May 7 02:01:01 system1 crond[26500]: pam_limits(crond:session): reading settings from '/etc/security/limits.conf'
May 7 02:01:01 system1 crond[26500]: pam_succeed_if(crond:session): 'service' resolves to 'crond'
May 7 02:01:01 system1 CROND[26500]: pam_keyinit(crond:session): CLOSE 1,385418496,1
May 7 02:01:01 system1 CROND[26500]: pam_keyinit(crond:session): REVOKE 385418496
May 7 02:01:01 system1 CROND[26500]: pam_keyinit(crond:session): UID:0 [0] GID:0 [0]
May 7 02:01:01 system1 CROND[26500]: pam_succeed_if(crond:session): 'service' resolves to 'crond'There's nothing in /etc/cron.hourly to generate this. Do you know of any reason that cron should be invoked every hour?

Leslie

Hlingler
9th May 2008, 12:13 AM
Something about the whole installation/setup on this one machine must be different than the others. I cannot know what that is. I can make some guesses/suggestions: also running other job schedulers (fcron, anacron, atd)? What about xinetd service(s) - any special/different ones enabled? Is WebMin/UserMin installed? They can run scheduled jobs outside of the crond config. What about servers (Web/file/dhcp/httpd/ftpd/etc.)? Antivirus (clamav)? Firewall? Check your root-user's system mail? Running a different desktop (GNOME vs. KDE or XFCE)?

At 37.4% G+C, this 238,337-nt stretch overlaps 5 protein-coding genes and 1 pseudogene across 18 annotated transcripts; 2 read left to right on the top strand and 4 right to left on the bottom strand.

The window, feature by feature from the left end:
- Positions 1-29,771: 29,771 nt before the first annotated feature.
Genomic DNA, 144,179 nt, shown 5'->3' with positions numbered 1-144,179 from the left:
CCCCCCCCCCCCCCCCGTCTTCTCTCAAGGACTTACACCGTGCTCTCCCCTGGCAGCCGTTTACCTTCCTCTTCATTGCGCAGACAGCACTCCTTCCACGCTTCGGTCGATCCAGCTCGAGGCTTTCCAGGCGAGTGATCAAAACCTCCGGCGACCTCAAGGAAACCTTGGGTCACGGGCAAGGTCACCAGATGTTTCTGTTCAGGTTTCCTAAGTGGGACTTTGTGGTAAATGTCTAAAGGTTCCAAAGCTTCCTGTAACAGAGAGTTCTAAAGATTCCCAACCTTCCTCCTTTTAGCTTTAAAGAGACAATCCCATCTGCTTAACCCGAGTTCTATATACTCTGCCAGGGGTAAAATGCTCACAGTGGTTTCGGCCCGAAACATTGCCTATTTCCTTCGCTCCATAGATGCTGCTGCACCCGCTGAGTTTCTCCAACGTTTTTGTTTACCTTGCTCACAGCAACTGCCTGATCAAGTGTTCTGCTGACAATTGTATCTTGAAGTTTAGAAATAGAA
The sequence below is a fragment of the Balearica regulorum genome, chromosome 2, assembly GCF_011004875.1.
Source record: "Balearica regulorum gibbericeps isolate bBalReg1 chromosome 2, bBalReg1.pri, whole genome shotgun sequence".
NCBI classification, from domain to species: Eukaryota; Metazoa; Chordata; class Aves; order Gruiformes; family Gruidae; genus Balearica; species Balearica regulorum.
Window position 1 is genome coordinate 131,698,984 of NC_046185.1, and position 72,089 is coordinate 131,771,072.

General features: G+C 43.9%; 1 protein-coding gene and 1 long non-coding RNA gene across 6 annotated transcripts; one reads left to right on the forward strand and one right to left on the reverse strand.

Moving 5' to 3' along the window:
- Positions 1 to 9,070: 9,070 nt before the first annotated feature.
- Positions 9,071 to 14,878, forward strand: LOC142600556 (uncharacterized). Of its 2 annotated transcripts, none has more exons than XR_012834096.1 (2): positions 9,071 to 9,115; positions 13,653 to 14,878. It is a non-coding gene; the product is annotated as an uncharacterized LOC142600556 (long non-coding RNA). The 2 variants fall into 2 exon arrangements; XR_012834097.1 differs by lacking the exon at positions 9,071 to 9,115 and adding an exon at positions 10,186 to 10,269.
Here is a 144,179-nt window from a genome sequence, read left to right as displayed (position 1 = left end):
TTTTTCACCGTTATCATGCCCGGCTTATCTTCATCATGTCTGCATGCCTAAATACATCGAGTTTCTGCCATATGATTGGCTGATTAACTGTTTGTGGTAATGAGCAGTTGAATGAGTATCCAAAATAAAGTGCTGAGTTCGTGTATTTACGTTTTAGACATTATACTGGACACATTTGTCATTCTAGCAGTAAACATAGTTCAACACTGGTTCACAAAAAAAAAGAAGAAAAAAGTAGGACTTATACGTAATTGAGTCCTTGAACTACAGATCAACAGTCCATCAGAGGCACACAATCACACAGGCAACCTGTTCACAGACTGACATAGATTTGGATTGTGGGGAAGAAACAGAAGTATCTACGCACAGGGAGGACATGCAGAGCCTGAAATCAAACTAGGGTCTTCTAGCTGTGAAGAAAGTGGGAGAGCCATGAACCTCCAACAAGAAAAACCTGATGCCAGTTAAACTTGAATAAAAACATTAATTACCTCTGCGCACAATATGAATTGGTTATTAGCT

I'm afraid you'll have to hunt this one down - maybe by direct comparison of the crond config files between this machine and at least one other. But regular hourly runs of something at 1:01 past every hour sure look like a cron/fcron/anacron/atd job, and it clearly says: " 'service' resolves to 'crond' ".

V

Hlingler
9th May 2008, 12:35 AM
May 7 02:01:01 system1 crond[26500]: pam_limits(crond:session): reading settings from '/etc/security/limits.conf'HO!HO! Check this out:
[vince@micron-pc-rb Thu May 08 19:31:16 ~]$ cat /etc/security/limits.conf|more
[...]
# End of file

## Automatically appended by jack-audio-connection-kit
@jackuser - rtprio 20
@jackuser - memlock 4194304
[vince@micron-pc-rb Thu May 08 19:31:36 ~]$